A key point of my book, Language Intelligence, is that the figures of speech are powerful because they are so memorable. The great Bards like Homer developed tricks to remember epic poems like the Iliad and the Odyssey. The Greeks codified these memory tricks — metaphor, irony, various forms of repetition, and so on — into rhetoric.
On the PBS News Hour last week, I pointed out that many people had warned climate change would inevitably lead to a storm surge that flooded Manhattan. Ray Suarez then asked if people could hear that message and act on it before seeing the devastation with their own eyes. I used a favorite metaphor:
People warned [before] Katrina that New Orleans needed to be able to withstand a Category 5. They didn’t design the levees to withstand it and we see what happened. Now we see the same thing with Sandy. I think the hope has to be that Sandy isn’t short for Cassandra and that it’s another warning that we ignore.
People now have seen that you can in fact have the worst-case scenario, which was a flooding of Lower Manhattan.
And I think any city along the Eastern Seaboard has to ask themselves, what would happen if Hurricane Sandy hit us?
Cassandra famously had the gift of prophecy together with the curse of not being believed, with archetypally tragic results:
While Cassandra foresaw the destruction of Troy (she warned the Trojans about the Trojan Horse, the death of Agamemnon, and her own demise), she was unable to do anything to forestall these tragedies since they did not believe her.
It has become a classic metaphor in the climate arena (though sometimes misused — see “Memo to WashPost, George Will: Cassandra was right“). Indeed, to extend the metaphor, carbon dioxide is the army of destruction hiding in the “gift” of fossil fuels.
Sandy/Cassandra utilizes multiple figures — a metaphor, an allusion, and repetition — which is no doubt why PBS picked it up for its own headline on the story:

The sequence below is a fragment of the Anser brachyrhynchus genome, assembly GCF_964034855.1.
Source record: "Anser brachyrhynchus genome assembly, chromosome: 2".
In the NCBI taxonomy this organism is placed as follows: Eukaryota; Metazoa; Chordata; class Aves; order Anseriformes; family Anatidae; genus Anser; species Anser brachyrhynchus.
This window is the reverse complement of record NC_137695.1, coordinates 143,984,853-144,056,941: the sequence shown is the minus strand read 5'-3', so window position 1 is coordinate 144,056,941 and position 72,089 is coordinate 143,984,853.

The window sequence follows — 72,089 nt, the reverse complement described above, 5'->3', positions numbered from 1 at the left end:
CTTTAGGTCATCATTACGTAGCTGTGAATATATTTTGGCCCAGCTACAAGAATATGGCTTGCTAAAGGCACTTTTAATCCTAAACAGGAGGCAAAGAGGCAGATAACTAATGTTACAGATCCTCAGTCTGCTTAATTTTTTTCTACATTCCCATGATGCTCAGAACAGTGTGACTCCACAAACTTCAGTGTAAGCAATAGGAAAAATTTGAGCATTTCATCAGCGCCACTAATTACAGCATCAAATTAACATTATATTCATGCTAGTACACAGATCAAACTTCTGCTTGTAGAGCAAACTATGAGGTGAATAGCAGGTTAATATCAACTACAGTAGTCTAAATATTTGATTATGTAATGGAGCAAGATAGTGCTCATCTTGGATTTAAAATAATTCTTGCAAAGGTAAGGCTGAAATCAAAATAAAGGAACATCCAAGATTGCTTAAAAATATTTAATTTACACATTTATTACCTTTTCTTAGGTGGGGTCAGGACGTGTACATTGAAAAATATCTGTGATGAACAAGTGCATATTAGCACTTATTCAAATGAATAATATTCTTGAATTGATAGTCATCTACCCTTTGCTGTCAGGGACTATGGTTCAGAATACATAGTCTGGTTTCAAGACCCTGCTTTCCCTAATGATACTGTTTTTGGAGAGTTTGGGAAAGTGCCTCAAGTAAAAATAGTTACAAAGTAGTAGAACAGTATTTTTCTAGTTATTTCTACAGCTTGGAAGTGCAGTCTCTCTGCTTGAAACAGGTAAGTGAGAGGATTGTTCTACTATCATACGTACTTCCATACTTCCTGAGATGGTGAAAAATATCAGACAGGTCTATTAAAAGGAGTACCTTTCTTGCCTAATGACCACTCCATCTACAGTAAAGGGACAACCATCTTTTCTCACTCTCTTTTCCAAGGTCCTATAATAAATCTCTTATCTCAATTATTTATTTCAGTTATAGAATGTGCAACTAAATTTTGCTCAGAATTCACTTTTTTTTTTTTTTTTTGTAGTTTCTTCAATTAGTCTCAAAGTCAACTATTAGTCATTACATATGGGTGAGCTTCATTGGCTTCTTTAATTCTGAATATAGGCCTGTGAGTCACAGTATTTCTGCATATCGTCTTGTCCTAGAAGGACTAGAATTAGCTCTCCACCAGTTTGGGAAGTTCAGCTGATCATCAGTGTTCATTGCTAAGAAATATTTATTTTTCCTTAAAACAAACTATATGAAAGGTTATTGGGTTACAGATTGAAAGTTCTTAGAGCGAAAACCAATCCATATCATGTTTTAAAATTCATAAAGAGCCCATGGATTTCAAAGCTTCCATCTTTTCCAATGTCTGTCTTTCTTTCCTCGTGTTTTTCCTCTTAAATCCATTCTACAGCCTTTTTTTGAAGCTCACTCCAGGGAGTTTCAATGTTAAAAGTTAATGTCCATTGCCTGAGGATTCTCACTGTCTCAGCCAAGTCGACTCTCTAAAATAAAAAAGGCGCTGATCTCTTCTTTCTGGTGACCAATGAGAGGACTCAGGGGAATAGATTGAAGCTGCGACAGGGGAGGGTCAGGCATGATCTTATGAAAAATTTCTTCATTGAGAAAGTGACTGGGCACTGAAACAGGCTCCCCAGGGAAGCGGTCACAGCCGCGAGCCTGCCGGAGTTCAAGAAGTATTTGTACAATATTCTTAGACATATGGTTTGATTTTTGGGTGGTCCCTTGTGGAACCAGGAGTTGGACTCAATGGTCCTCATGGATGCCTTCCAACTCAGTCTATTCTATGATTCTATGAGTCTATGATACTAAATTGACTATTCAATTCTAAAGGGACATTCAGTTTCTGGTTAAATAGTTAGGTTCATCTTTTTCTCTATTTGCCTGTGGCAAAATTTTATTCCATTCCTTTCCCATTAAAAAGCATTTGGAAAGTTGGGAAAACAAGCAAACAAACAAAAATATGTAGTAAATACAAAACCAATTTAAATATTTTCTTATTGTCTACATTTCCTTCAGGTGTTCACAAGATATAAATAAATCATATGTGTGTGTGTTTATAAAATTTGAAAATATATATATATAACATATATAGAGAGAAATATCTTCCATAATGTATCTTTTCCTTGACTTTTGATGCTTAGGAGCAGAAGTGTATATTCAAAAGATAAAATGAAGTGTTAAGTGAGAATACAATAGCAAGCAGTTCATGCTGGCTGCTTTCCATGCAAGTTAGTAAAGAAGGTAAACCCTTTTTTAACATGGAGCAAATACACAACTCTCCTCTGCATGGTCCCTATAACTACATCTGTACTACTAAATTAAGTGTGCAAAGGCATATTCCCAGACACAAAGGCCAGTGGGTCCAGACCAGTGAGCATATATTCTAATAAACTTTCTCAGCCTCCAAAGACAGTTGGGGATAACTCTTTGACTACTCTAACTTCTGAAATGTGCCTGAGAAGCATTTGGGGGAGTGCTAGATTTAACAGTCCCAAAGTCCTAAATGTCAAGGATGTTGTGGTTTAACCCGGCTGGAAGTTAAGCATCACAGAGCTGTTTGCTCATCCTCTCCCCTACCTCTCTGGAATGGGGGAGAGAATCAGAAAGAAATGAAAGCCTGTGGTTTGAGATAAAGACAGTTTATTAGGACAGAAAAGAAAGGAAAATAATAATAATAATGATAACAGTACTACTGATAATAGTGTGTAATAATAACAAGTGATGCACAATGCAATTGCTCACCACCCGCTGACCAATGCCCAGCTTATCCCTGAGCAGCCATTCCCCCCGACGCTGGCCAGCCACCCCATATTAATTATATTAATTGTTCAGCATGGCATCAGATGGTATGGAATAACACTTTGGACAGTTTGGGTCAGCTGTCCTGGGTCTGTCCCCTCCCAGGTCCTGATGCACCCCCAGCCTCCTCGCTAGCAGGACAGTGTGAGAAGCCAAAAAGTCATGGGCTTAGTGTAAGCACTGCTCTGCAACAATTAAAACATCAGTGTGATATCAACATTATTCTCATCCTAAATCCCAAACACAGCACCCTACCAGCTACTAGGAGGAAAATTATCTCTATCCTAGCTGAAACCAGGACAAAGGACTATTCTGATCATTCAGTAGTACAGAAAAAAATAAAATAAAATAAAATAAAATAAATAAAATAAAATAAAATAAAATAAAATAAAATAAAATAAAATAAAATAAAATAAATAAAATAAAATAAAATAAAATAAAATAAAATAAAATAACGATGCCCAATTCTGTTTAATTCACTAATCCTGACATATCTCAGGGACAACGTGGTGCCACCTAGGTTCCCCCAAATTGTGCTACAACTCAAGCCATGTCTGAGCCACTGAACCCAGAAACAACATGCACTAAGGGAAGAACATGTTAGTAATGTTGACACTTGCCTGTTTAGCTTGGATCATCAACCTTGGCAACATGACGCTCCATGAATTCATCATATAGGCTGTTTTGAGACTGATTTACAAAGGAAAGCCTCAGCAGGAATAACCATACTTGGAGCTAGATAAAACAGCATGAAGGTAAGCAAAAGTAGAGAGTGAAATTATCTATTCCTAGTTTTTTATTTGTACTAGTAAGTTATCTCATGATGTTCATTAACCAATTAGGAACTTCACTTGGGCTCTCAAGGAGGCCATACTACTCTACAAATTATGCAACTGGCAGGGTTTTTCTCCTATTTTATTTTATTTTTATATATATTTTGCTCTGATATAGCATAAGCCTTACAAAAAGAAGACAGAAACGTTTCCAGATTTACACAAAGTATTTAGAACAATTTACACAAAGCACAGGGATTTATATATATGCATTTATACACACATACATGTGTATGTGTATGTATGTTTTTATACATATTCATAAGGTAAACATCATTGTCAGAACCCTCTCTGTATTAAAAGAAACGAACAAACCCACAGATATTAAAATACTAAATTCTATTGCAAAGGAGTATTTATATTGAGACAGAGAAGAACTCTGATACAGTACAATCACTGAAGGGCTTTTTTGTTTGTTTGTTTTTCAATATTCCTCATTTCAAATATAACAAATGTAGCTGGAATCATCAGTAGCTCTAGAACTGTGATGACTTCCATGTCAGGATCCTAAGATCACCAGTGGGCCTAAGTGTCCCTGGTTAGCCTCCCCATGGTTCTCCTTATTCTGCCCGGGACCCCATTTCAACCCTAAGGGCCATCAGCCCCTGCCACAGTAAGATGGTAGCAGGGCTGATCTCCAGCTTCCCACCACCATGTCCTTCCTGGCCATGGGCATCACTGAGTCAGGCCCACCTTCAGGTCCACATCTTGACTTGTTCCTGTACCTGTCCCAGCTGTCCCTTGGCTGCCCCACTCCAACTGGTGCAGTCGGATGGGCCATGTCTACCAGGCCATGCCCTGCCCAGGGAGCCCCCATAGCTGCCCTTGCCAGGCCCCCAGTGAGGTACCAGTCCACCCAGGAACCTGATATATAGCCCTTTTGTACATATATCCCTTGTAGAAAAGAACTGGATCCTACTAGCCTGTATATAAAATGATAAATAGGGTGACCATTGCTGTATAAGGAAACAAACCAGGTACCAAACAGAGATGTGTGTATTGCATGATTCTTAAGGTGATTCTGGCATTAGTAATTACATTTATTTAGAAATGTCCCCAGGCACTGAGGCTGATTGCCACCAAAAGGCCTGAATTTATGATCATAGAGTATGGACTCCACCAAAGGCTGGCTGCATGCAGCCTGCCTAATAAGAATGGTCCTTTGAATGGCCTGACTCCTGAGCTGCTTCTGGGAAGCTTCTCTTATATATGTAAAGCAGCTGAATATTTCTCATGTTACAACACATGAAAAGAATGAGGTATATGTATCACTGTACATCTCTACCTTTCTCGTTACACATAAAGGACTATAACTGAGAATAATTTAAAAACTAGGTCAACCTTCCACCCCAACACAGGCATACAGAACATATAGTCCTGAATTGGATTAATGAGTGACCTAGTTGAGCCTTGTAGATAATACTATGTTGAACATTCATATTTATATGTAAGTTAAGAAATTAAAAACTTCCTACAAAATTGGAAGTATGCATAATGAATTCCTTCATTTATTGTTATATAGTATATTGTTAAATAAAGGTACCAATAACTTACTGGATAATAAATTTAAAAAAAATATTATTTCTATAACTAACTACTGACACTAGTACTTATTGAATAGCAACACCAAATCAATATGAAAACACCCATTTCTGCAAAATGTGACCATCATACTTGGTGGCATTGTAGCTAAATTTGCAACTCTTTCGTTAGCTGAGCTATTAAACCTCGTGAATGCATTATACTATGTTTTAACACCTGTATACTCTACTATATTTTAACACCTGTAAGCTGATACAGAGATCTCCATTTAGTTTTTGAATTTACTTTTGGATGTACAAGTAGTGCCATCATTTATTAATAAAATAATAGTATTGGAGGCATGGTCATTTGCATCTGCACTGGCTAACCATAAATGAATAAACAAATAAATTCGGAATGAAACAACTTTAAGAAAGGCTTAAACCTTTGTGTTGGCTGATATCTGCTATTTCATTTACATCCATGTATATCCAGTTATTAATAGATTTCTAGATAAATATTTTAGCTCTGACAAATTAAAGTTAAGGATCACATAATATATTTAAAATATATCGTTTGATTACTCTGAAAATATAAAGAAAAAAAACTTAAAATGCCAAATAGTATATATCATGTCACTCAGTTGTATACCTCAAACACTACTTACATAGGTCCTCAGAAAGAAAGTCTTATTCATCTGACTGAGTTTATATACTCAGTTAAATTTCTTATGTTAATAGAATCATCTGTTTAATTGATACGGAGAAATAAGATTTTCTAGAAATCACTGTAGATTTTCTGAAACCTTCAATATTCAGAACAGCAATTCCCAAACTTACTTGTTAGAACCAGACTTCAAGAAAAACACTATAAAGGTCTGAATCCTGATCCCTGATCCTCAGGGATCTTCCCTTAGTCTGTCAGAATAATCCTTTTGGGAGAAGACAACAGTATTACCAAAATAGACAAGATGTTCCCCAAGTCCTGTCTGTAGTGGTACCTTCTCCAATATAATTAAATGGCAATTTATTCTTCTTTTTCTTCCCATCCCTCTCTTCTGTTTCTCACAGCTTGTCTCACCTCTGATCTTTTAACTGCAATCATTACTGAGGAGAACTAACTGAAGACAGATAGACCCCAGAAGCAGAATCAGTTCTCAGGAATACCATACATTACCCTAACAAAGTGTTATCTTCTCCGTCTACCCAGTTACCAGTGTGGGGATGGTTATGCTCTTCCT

Is Sandy a ‘Cassandra’? How Cities Should Prepare for Future Natural Disasters
Watch the segment:
Watch How Cities Should Prepare for Future Natural Disasters on PBS. See more from PBS NewsHour.
I should note that the Sandy/Cassandra meme started with a piece in the Nation by the great writer Mark Hertsgaard , “Hurricane Sandy as Greek Tragedy“:
Sandy is short for Cassandra, the Greek mythological figure who epitomizes tragedy…. That is the essence of this tragedy: to know that a given course of action will lead to disaster but to pursue it nevertheless.
And so it has been with America’s response to climate change. For more than twenty years, scientists and others have been warning that global warming, if left unaddressed, would bring a catastrophic increase in extreme weather—summers like that of 2012, when the United States endured the hottest July on record and the worst drought in fifty years, mega-storms like the one now punishing the East Coast….
But scientists’ warnings have been by and large ignored—at least within the corridors of power in Washington. As in the myth of Cassandra, today it remains unclear whether even the latest catastrophe—the devastation of America’s greatest city, its center of commerce, finance and, tellingly, the news media—will cause the nation to wake up and take serious action.
There is one particular group of people who understand the need to ‘wake up’ but who have fallen asleep themselves — see my February 2009 post, Steven Chu on climate change: “Wake up,” America, “we’re looking at a scenario where there’s no more agriculture in California.”
It’s time for this Administration to wake up.
For more on headline writing, the figures of speech, and being memorable, you can buy Language Intelligence: Lessons on Persuasion from Jesus, Shakespeare, Lincoln, and Lady Gaga in paperback here, Kindle here.